Sunday, May 1, 2016

Santa Maria Antiqua

Today's photos:

1-6. Various frescoes in the medieval church of Santa Maria Antiqua.

7-9. Views of the Roman Forum from the imperial ramp.

In sixth-century Rome when Christianity had by then supplanted the pagan Roman empire, a church was built in the Roman Forum on the slopes of the Palatine hill: Santa Maria nel Foro Romano. The church had a relatively short life (by Rome standards!) because it was completely buried by the rubble from a major earthquake in the year 847.

A curiosity

This natural disaster had a positive side to it because, as happened in Pompeii when the eruption of Vesuvius in 79 A.D. buried the city in ash, preserving many ancient frescoes, the earthquake of 847 had the side effect of saving many of the medieval frescoes in this church.

Leo IV (848-855) had the church re-built after the earthquake, but on the opposite side of the Forum, naming it Santa Maria Nova (the new Santa Maria), a dedication later changed to Santa Francesca Romana, as we know it today. The original church, now buried, thus became known as Santa Maria Antiqua (the old Santa Maria).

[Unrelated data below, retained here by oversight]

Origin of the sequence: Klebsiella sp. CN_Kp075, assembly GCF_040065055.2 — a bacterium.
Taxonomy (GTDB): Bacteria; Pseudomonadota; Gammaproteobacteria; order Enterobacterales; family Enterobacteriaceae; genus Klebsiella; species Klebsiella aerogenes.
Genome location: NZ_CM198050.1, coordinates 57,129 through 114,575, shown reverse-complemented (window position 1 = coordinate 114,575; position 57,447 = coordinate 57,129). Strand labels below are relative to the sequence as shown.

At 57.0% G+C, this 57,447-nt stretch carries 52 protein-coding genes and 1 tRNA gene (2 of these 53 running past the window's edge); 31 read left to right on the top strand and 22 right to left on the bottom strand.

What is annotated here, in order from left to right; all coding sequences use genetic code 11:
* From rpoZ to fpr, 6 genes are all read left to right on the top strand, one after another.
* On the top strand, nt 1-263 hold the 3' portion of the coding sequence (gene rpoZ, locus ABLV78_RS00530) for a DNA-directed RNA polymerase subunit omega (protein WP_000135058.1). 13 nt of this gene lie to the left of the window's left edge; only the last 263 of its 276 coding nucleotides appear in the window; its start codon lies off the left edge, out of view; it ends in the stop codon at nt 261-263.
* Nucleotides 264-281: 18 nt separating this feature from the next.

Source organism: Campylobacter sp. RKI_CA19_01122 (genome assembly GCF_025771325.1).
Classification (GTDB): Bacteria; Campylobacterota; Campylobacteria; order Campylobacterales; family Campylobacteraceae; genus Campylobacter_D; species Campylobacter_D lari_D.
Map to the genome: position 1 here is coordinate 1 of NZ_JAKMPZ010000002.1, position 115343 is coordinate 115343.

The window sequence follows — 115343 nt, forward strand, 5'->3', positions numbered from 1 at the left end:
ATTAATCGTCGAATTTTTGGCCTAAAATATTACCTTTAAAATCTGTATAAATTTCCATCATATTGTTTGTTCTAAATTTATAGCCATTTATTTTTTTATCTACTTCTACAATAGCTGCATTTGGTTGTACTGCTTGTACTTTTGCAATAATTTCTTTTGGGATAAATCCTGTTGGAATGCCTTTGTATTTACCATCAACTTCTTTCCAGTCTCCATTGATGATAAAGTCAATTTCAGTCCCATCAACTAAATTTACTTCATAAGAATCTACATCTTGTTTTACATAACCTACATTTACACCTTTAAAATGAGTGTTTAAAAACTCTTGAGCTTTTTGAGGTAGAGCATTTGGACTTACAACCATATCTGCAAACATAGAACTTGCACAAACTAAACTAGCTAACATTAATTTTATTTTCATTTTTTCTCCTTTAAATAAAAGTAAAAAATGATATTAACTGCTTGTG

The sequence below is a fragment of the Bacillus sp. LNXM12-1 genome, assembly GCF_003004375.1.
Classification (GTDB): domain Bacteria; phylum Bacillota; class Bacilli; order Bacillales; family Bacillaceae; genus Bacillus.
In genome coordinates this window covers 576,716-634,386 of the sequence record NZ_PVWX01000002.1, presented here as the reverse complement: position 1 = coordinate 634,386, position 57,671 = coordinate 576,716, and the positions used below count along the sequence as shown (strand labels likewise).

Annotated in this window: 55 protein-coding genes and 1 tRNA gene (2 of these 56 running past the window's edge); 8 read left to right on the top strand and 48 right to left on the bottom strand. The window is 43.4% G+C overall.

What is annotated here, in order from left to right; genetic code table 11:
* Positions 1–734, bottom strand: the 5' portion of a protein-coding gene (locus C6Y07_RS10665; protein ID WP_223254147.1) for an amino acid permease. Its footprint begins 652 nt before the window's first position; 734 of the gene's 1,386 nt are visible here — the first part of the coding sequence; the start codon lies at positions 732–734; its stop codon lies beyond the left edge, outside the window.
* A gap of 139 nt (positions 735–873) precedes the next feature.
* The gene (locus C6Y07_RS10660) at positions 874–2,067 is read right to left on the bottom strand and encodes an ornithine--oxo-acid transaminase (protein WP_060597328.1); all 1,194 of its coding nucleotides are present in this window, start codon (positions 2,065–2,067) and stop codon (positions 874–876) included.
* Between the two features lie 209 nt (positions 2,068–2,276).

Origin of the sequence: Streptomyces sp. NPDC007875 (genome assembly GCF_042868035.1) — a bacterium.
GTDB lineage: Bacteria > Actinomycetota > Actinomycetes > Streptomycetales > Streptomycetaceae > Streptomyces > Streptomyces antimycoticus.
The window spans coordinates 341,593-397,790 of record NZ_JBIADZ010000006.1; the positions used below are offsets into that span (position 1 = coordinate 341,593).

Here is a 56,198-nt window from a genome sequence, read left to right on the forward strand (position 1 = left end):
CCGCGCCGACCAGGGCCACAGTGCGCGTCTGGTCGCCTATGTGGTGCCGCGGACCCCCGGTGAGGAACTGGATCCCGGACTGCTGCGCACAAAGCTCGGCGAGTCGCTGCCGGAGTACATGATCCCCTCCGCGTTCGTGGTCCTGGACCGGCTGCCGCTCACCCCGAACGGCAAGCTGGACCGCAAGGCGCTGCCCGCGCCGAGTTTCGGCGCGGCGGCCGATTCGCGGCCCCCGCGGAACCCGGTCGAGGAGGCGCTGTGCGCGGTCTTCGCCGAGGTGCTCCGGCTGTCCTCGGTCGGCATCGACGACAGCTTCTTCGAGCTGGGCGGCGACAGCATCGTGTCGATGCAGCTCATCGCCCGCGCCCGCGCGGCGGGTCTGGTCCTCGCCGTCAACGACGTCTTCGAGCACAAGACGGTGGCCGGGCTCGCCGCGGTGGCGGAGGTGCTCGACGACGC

No attempt was made to recover the original church which was all but forgotten for over a thousand years. It was re-discovered and partially restored in 1900 by the archaeologist Giacomo Boni. Serious renovations began again in the 1980s, and finally, in 2015, after thirty years in which it was closed to the public, it was re-opened to visitors.

The extraordinary frescoes of the apse and on the walls have caused art historians to call this church the Medieval Sistine Chapel. Most of the frescoes are from the time of Martin I (649-655) and John VII (705-707). They truly represent a unique example of the first millennium of Christianity.

A curiosity

The original church was built into what remained of the vestibule of the palace of the emperor Domitian (81-96) at the top of the Palatine hill. A covered ramp had also been built leading from the palace down to the vestibule at the bottom of the hill, thus giving the emperor direct and private access to the Roman Forum.

This “imperial ramp”, as it is called, was re-discovered along with the church in 1900. It, too, has been restored and opened to the public so that visitors can now climb to about half way up the hill from where there are spectacular views of the Forum. The ramp was large enough so that the emperor could descend on horseback or even riding in a carriage! Plans are underway to restore the upper half of the ramp so that it will be possible to arrive all the way to Domitian's palace at the top of the Palatine.


DeLisa Brown-Guc said...

Great photos -- I was told by a mutual friend to be on the lookout for this post, and it has whetted my appetite to see the frescoes on my next visit. Thank you!

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